UCSC Genomics Institute: Unlocking Scientific and Medical Issues

Posted by Ravi Jain, Managing Director, UC Santa Cruz Genomics Institute. The UCSC Genomics Institute aims to revolutionize medicine and transform our understanding of life itself. We imagine a future in which genomic data is the cornerstone for fighting diseases like childhood cancer and for saving species on the brink of extinction.

Tapping world-renowned expertise in bioinformatics and technology, the Genomics Institute focuses on two areas: Human Health and Conservation Genomics. From decoding childhood cancer to species preservation, our open-source genomics platform is the world’s essential resource for unlocking the most challenging medical and scientific issues of our time.

Genomics is an area within genetics that concerns the sequencing and analysis of an organism’s genome. While many groups studying genomics are working on extraordinarily important research, the UC Santa Cruz Genomics Institute is the world’s leader in computational genomics, allowing us to gather, analyze, and interpret data better than anyone else. Only at UCSC will you find leaders and experts intersecting from across the disciplines of bioinformatics, biomedical engineering, evolutionary biology, and social anthropology.

The Treehouse Childhood Cancer Initiative is the pediatric cancer research arm of the Genomics Institute. The Treehouse analysis — personalizing medicine for children with cancer by comparing individual patients against large data sets — is yielding real results. Take the example of a child with cancer whom we call Patient 1 (so named to protect his privacy and to acknowledge how critically seminal his case has been to the breakthroughs here): Olena Morozova (pictured center with Haussler Lab scientists), a Genomics Institute scientist who is leading the Treehouse effort, studied the genes of a rare sarcoma in the lungs of this 8-year-old-boy, whose family and doctors had provided the standard care regiments, without the success they hoped for. Despite chemotherapy, radiation, and a bone-marrow transplant, the cancer was growing and Patient 1 was heading to hospice. Thanks to forward-thinking doctors at the British Columbia Children’s Hospital in Vancouver, who opened a clinical trial to explore the use of genomic analysis as a pathway to new treatments for kids with cancer, Morozova and her UCSC colleagues had a unique opportunity to compare Patient 1’s tumor against the large data of tumors housed at UCSC’s Genomics Institute. They discovered that Patient 1’s tumor was similar to another kind of tumor, suggesting that treatment for this other kind of tumor could benefit Patient 1. His doctors listened, and Patient 1 responded positively to the new course of treatment.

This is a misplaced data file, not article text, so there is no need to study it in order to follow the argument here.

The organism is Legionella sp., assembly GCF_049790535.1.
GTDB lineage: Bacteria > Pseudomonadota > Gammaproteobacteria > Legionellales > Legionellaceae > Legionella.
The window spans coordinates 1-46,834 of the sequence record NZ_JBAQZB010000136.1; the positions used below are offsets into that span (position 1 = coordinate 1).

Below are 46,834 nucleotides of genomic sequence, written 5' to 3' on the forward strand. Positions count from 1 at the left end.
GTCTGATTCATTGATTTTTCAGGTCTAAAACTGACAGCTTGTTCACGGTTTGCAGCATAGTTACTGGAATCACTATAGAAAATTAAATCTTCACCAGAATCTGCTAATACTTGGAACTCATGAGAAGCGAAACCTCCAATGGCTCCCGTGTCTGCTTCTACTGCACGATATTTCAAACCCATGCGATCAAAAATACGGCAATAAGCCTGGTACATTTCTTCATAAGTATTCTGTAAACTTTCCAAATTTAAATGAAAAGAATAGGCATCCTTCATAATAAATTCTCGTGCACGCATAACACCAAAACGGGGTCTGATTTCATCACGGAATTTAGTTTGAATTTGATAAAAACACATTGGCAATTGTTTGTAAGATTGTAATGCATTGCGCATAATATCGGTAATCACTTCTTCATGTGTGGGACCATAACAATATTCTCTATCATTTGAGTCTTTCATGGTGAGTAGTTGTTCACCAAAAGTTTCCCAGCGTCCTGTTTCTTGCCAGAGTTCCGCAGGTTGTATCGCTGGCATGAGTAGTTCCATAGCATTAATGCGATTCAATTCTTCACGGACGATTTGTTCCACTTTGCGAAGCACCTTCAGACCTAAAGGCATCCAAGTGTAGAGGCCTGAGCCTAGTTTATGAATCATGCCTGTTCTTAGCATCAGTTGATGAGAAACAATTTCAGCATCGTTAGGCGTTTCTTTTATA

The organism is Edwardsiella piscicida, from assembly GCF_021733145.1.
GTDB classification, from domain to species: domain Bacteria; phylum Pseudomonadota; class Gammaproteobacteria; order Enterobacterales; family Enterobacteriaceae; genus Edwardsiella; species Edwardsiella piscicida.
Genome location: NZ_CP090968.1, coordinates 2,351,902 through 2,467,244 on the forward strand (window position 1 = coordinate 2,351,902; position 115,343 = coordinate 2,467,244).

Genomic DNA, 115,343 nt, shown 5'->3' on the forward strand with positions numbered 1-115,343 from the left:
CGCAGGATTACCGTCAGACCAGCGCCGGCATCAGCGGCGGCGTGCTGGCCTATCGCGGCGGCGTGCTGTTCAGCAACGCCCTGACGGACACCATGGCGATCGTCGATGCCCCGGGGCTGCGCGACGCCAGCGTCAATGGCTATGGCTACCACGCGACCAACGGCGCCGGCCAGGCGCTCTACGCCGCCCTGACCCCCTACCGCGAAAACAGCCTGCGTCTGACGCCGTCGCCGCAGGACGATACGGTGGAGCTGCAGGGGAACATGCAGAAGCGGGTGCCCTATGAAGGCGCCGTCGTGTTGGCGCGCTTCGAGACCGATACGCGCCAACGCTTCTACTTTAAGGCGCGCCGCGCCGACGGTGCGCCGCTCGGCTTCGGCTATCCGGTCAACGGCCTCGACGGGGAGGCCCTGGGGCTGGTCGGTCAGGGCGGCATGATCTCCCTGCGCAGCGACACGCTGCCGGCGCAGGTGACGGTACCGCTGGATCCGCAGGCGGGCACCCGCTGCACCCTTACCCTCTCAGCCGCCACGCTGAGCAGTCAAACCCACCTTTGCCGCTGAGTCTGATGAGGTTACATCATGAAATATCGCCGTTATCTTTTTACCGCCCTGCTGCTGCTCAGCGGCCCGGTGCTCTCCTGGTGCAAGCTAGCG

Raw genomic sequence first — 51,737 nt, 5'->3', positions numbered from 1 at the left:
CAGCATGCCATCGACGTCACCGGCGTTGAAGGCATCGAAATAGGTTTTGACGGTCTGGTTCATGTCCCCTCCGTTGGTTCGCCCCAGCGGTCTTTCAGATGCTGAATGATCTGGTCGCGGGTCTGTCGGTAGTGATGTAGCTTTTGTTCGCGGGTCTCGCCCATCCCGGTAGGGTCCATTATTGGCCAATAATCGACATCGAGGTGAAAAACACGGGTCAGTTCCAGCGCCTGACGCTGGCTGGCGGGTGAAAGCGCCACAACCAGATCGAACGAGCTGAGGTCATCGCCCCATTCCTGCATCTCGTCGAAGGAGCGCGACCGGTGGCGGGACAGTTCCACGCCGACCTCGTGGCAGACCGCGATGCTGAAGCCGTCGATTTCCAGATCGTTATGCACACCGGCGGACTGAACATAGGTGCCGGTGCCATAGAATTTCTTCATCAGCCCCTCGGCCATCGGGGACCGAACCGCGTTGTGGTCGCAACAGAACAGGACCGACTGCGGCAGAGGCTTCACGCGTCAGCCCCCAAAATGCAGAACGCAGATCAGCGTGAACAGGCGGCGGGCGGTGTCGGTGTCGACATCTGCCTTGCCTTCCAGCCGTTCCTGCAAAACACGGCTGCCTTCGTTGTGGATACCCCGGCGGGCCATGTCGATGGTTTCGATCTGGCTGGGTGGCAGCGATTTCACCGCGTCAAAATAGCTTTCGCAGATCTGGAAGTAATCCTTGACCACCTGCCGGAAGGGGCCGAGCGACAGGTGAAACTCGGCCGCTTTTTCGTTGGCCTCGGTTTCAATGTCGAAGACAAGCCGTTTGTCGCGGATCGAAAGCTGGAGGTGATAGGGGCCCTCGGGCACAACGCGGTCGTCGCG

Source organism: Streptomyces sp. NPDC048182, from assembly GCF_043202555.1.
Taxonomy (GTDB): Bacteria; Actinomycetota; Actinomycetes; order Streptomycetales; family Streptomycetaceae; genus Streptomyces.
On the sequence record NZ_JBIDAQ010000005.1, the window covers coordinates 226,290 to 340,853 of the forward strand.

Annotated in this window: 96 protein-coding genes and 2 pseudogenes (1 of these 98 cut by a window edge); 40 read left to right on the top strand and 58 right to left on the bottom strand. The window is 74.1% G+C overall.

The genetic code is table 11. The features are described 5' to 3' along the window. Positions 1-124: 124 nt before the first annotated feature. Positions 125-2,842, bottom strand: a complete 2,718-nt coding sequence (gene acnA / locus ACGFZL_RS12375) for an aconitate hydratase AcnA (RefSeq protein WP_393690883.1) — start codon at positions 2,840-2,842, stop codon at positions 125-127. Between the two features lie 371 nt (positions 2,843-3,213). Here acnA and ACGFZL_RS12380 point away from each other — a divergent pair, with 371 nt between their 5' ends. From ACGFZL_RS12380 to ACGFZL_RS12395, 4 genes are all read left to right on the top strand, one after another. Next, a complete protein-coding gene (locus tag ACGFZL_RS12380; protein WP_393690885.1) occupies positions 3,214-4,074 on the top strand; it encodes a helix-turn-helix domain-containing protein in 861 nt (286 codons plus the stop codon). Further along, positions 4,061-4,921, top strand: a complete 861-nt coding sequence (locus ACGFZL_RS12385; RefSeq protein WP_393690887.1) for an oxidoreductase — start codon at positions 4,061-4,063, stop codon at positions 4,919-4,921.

This kind of work galvanizes the researchers here and spurs new research efforts and new partnerships with clinical trials. The governor of California has taken notice and is funding the California Kids Cancer Comparison, in which Treehouse researchers work with data from California research hospitals to provide new therapeutic information to treating oncologists, who are able to use these analyses to help kids in their clinical trials. Treehouse and Patient 1 are leading the way to real, exciting change through genome studies, right now.

We continue to openly share our findings with the world to benefit the health of both the individual and the planet.

Comment (1)

  1. Ajit Das

    Its a great discovery in the era of medical. Many many thanks for sharing.


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